What is a thyroidectomy?

A thyroidectomy is the surgical removal of all or part of the thyroid gland. Thyroidectomy is just one of the treatments for thyroid disease and is the main surgical treatment for thyroid cancer.

What does the thyroid gland do?

The thyroid, located at the base of your neck, makes a hormone that is sent into your bloodstream. The thyroid hormone controls the speed of your metabolism. The thyroid gland makes this hormone from iodine. Iodine is absorbed from the foods we eat.

The pituitary gland (located in your brain) controls how much thyroid hormone to make. It does this by making thyroid stimulating hormone (TSH). TSH tells the thyroid gland to make more or less thyroid hormone.

What problems can occur with the thyroid gland?

Hypothyroidism: An under-active thyroid is called hypothyroidism. The thyroid produces less thyroxine. This makes the pituitary gland send more TSH into the bloodstream to get the thyroid gland to make more hormone.

Common symptoms of hypothyroidism include:

  • Weight gain
  • Feeling cold
  • Dry skin, hair, and nails
  • Feeling tired

Hyperthyroidism: An over-active thyroid is called hyperthyroidism. The thyroid gland makes too much thyroid hormone. The pituitary gland decreases the amount of TSH in the blood.

Common symptoms of hyperthyroidism include:

  • Heat intolerance
  • Feeling jittery or irritable
  • Fast heart rate
  • Losing weight without dieting
  • Muscle weakness, fatigue

Nodules: Thyroid nodules can be either solid or cystic (fluid filled). Most of the time, your thyroid works normally if you have nodules. Most nodules are not cancerous. However, your doctor might take a sample of the cells in the nodule. This is called a fine needle aspiration. This sample will be examined to make sure there are no cancer cells.

Goiter: This is an enlargement of the thyroid gland. You might feel swelling or enlargement in the neck. It can become larger because your thyroid is trying to make more thyroid hormone. Also, in hyperthyroidism the cells grow faster, which causes the thyroid to grow and make more thyroid hormone than the body needs.

When do I need a thyroidectomy?

Surgery might be necessary to remove a large goiter or nodule. Surgery might also be needed to remove a hyperthyroid gland that cannot be treated with medicine, or for thyroid cancer.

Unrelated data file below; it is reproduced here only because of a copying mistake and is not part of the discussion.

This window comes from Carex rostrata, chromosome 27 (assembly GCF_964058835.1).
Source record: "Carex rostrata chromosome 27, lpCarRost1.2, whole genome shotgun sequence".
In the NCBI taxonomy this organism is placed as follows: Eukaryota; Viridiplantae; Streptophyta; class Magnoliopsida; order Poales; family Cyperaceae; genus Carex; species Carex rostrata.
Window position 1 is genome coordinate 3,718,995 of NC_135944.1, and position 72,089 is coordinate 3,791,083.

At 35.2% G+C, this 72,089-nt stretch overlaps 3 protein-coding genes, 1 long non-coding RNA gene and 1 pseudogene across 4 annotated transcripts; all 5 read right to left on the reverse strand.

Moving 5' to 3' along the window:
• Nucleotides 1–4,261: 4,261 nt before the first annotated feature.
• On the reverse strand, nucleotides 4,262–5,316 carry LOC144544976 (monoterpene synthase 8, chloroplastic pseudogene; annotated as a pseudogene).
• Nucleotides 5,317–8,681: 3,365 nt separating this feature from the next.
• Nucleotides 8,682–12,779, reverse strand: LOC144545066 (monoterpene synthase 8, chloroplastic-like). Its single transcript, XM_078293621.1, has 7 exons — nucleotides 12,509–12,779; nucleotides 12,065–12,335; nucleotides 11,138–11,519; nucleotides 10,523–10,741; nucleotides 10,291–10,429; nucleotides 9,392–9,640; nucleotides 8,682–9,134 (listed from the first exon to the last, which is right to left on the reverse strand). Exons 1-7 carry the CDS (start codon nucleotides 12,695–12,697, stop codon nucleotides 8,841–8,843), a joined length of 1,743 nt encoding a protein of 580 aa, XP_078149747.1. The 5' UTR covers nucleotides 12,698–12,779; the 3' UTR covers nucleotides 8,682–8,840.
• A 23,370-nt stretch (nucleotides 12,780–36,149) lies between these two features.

Procedure Details

What occurs during thyroidectomy?

  • You will be given general anesthesia to relax your muscles, prevent pain and make you fall asleep.
  • An incision (cut) is made along a crease in the base of your neck.
  • Your surgeon might remove part of the thyroid (lobectomy), most of the gland (subtotal), or all of the gland (total thyroidectomy).

After the surgery

  • You are usually watched in the hospital overnight.
  • You will have a small scar on the front of your neck.
  • You might be required to take thyroid hormone medication.

Call your doctor if:

  • There is swelling at the incision site.
  • There is bleeding at the incision site.
  • You have a fever of 101 degrees or higher.
  • There is a redness or warmth at the incision site.
  • You experience tingling in your hands, feet, or lips.
  • You notice numbness or tingling in your face, hands, or lips.

Risks / Benefits

What are the risks of thyroidectomy?

The risks of surgery are minimal, but might include:

  • Blood loss.
  • Infection.
  • Injury to parathyroid glands, which can cause low calcium and muscular spasms.
  • Injury to recurrent laryngeal nerve (runs behind the thyroid gland). If injury occurs, patient will experience hoarseness and weak voice.
  • If there is thyroid cancer, you might require additional therapy (radioactive iodine treatment).

Last reviewed by a Cleveland Clinic medical professional on 10/06/2019.


  • American Thyroid Association. Thyroid Surgery. ( Accessed 11/18/2021.
  • American Association of Endocrine Surgeons. Thyroid Surgery: Types. ( Accessed 11/18/2021.
  • American Cancer Society. Surgery for Thyroid Cancer. ( Accessed 11/18/2021.

Cleveland Clinic is a non-profit academic medical center. Advertising on our site helps support our mission. We do not endorse non-Cleveland Clinic products or services. Policy